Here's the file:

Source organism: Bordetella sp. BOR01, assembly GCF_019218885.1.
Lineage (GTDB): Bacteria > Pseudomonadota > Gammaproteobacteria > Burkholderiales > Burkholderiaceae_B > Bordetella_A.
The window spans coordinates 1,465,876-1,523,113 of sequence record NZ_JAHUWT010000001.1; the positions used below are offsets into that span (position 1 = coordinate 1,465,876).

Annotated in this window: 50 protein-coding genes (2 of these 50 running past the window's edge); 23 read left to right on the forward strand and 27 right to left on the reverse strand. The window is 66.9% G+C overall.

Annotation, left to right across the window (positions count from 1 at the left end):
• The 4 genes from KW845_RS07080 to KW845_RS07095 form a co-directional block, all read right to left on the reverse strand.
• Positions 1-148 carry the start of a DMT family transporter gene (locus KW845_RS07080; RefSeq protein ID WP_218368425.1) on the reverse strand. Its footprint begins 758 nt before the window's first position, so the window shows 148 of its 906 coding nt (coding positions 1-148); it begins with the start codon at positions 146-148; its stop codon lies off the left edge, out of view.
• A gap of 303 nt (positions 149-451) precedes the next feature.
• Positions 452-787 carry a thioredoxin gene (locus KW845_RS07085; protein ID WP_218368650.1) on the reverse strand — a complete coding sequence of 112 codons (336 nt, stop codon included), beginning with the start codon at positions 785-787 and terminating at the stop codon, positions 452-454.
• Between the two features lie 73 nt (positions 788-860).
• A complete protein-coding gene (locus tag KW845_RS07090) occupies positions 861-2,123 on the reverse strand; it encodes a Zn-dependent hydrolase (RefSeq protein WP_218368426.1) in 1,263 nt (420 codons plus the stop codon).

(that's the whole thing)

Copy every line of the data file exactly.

Source organism: Bordetella sp. BOR01, assembly GCF_019218885.1.
Lineage (GTDB): Bacteria > Pseudomonadota > Gammaproteobacteria > Burkholderiales > Burkholderiaceae_B > Bordetella_A.
The window spans coordinates 1,465,876-1,523,113 of sequence record NZ_JAHUWT010000001.1; the positions used below are offsets into that span (position 1 = coordinate 1,465,876).

Annotated in this window: 50 protein-coding genes (2 of these 50 running past the window's edge); 23 read left to right on the forward strand and 27 right to left on the reverse strand. The window is 66.9% G+C overall.

Annotation, left to right across the window (positions count from 1 at the left end):
• The 4 genes from KW845_RS07080 to KW845_RS07095 form a co-directional block, all read right to left on the reverse strand.
• Positions 1-148 carry the start of a DMT family transporter gene (locus KW845_RS07080; RefSeq protein ID WP_218368425.1) on the reverse strand. Its footprint begins 758 nt before the window's first position, so the window shows 148 of its 906 coding nt (coding positions 1-148); it begins with the start codon at positions 146-148; its stop codon lies off the left edge, out of view.
• A gap of 303 nt (positions 149-451) precedes the next feature.
• Positions 452-787 carry a thioredoxin gene (locus KW845_RS07085; protein ID WP_218368650.1) on the reverse strand — a complete coding sequence of 112 codons (336 nt, stop codon included), beginning with the start codon at positions 785-787 and terminating at the stop codon, positions 452-454.
• Between the two features lie 73 nt (positions 788-860).
• A complete protein-coding gene (locus tag KW845_RS07090) occupies positions 861-2,123 on the reverse strand; it encodes a Zn-dependent hydrolase (RefSeq protein WP_218368426.1) in 1,263 nt (420 codons plus the stop codon).